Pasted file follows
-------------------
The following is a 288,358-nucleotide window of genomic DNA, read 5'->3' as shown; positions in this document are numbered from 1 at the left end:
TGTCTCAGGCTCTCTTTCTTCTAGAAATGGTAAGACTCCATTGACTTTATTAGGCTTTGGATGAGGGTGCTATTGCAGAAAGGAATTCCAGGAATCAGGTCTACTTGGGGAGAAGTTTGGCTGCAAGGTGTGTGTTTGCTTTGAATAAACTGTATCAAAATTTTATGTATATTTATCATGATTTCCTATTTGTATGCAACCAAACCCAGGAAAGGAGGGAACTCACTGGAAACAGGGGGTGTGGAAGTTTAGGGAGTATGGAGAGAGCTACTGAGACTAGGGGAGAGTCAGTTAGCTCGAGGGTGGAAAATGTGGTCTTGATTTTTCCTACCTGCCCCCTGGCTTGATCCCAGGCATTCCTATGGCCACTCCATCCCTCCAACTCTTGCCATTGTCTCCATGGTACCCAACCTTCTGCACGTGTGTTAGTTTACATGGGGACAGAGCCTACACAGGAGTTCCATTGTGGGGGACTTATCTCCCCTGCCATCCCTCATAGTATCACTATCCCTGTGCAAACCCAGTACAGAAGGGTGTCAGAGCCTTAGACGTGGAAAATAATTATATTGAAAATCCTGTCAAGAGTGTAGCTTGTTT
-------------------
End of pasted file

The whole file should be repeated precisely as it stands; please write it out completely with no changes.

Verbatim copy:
The following is a 288,358-nucleotide window of genomic DNA, read 5'->3' as shown; positions in this document are numbered from 1 at the left end:
TGTCTCAGGCTCTCTTTCTTCTAGAAATGGTAAGACTCCATTGACTTTATTAGGCTTTGGATGAGGGTGCTATTGCAGAAAGGAATTCCAGGAATCAGGTCTACTTGGGGAGAAGTTTGGCTGCAAGGTGTGTGTTTGCTTTGAATAAACTGTATCAAAATTTTATGTATATTTATCATGATTTCCTATTTGTATGCAACCAAACCCAGGAAAGGAGGGAACTCACTGGAAACAGGGGGTGTGGAAGTTTAGGGAGTATGGAGAGAGCTACTGAGACTAGGGGAGAGTCAGTTAGCTCGAGGGTGGAAAATGTGGTCTTGATTTTTCCTACCTGCCCCCTGGCTTGATCCCAGGCATTCCTATGGCCACTCCATCCCTCCAACTCTTGCCATTGTCTCCATGGTACCCAACCTTCTGCACGTGTGTTAGTTTACATGGGGACAGAGCCTACACAGGAGTTCCATTGTGGGGGACTTATCTCCCCTGCCATCCCTCATAGTATCACTATCCCTGTGCAAACCCAGTACAGAAGGGTGTCAGAGCCTTAGACGTGGAAAATAATTATATTGAAAATCCTGTCAAGAGTGTAGCTTGTTT